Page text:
Warnock Calls For Equity And Integrity In Sermon At Ebenezer Baptist Ahead Of MLK Day
One day ahead of the federal holiday honoring the Rev. Martin Luther King Jr., Georgia Sen.-elect the Rev. Raphael Warnock took to the pulpit of the civil rights icon's spiritual home to preach a message of equity, integrity, possibility and inclusivity.
Warnock, who served as the senior pastor of Ebenezer Baptist Church in Atlanta for more than a decade before his election to the Senate, spoke at length about "God's vision of the land" in a livestreamed sermon that paid tribute to King's work and the ways in which it continues today.
The wide-ranging sermon touched on a number of issues related to politics, the economy, the criminal justice system and public health. Warnock offered words of hope from the Book of Isaiah, asserting that God's vision of the land is one of equality, integrity, possibility and unity, even if societal divisions have made it appear blurry.
"When you're accustomed to privilege, parity and equity and equality may feel like oppression," he said. "And that's what the current backlash is all about. That's what this unleashing of unembarrassed bigotry is all about. That's what this moment, in which we're so divided, in many ways is all about."
Warnock spoke of a "dark and difficult period" marked by the coronavirus pandemic, associated economic downturn and dangerous political rhetoric culminating in the insurrection at the Capitol earlier this month, which he described as an attack "by those who are driven by the worst impulses, stirred up by demagogues."
"There is a sense in which the world is in flux, and when that happens there are always those demagogues who are trying to scapegoat those other people, and stirring up the worst types of stereotypes and creating all kinds of division: age-old racial and religious resentments, divisions that blur our vision," Warnock said. "While we're busy going after one another, attacking one another, the high sit increasingly high and the low sit extremely low."
At one point, Warnock spoke about the Poor People's Campaign, King's "last big push" before his assassination in 1968. Warnock drew parallels between that crusade and the injustices facing poor and marginalized populations five decades later.
"The tragedy is that the minimum wage had more purchasing power in 1968 than the minimum wage does in 2021," Warnock said. "And now we call the invisible workers, the folk we take for granted, we call them essential workers but we refuse to pay them an essential wage."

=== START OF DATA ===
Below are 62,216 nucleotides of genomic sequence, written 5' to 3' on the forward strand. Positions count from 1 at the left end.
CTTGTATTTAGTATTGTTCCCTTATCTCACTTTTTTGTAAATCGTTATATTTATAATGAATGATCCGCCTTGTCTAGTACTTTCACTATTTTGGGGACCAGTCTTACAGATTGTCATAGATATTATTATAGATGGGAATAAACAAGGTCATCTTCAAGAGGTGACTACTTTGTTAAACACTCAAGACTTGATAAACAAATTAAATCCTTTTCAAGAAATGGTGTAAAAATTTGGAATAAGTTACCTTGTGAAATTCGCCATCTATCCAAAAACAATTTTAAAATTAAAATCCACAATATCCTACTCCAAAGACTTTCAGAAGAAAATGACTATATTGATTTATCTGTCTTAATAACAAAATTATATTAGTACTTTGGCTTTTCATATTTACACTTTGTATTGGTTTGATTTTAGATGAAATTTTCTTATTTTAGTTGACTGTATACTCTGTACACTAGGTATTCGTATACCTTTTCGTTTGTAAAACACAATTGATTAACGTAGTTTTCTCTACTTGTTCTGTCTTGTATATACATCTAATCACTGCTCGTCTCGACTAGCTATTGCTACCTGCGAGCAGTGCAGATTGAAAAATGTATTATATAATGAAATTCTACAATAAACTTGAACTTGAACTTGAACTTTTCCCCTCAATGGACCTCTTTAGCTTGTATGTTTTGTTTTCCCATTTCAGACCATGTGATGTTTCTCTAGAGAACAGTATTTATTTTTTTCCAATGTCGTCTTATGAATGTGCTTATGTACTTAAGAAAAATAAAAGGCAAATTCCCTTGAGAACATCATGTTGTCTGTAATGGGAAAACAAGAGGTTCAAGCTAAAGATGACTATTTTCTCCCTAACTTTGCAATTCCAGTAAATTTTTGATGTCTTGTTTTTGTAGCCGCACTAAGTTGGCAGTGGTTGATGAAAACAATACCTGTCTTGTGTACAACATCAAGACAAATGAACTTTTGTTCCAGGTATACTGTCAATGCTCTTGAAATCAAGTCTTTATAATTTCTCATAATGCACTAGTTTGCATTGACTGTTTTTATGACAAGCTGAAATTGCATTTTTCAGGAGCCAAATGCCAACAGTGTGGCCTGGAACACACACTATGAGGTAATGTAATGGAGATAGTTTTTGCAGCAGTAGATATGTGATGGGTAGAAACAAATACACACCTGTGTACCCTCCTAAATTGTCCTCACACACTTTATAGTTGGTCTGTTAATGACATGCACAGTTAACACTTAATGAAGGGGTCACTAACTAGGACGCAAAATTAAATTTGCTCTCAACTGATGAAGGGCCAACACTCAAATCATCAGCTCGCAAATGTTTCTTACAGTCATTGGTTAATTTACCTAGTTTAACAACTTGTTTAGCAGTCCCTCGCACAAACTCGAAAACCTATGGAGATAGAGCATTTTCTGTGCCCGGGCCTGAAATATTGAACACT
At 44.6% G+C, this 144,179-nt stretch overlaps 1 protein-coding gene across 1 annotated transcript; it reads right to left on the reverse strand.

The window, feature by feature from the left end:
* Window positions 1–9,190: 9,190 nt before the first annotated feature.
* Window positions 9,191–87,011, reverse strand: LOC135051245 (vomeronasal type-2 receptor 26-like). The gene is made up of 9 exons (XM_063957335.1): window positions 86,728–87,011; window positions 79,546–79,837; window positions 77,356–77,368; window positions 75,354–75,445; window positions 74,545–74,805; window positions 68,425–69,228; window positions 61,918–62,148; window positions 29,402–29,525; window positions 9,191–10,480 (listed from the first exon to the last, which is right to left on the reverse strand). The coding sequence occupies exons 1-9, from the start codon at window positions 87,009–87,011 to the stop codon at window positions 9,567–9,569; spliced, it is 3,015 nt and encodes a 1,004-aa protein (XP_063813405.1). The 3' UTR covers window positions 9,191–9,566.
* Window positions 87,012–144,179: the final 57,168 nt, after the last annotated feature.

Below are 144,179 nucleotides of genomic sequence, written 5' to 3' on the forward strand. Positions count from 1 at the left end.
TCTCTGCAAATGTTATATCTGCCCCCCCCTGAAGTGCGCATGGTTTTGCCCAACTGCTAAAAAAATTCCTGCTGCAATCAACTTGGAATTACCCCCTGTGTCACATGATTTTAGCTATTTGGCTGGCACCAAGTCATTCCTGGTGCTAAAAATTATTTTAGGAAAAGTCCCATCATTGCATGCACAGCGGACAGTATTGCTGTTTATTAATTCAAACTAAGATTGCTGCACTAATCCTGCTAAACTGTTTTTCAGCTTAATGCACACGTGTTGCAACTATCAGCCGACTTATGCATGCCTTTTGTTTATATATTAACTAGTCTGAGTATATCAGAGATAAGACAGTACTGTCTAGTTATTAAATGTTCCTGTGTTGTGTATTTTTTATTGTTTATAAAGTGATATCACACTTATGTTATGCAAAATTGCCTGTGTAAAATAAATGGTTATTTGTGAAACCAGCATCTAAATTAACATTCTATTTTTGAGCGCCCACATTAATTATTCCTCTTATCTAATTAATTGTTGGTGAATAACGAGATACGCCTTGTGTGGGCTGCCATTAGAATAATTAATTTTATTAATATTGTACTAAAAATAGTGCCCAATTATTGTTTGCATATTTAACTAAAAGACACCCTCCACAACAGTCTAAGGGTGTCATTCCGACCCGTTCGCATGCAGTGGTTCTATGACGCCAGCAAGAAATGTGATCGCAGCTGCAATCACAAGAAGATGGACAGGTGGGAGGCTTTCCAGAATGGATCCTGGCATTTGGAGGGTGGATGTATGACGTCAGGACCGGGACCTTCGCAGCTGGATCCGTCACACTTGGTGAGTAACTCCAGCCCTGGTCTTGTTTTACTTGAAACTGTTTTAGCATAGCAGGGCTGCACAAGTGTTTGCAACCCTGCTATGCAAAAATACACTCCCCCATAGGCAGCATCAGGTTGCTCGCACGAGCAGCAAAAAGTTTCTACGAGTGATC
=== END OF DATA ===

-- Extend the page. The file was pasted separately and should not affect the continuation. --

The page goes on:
He also addressed the ongoing fight for racial justice, noting the similarities between the campaign's slogan of "I am a man" and today's refrain that Black lives matter, before slamming police brutality and political corruption.
For example, Warnock said, Eric Garner and George Floyd were killed by police over loose cigarettes and a fake $20 bill, respectively, while he said Wall Street bankers were not held accountable for destroying "billions of dollars of household wealth." Breonna Taylor was killed while sleeping by police officers who said they were looking for a drug pusher, he added.
"Anybody who understands the opioid epidemic in America and its evolution knows that the biggest drug pushers are the drug companies," Warnock said. "But nothing happens to them because so often those who make the laws are owned by them. But I've decided that I'm going to keep speaking the truth."
Warnock acknowledged that some may get tired of singing "We Shall Overcome" on Martin Luther King Jr. Day, adding that people have retorted "I wonder when." He encouraged listeners not to give up, and to be mindful of the progress being made even if it's far from complete.
Historically Black colleges and universities, Warnock said, have "overperformed" despite having been long underfunded. He continued with some examples:
"[They] have now produced a vice president named Kamala, a mayor named Keisha, a leader and visionary named Stacey and a United States senator named Raphael."
Warnock and fellow incoming Georgia Sen. Jon Ossoff will be sworn in once the state certifies its election results, which The Washington Post reports is expected to happen around Jan. 20.
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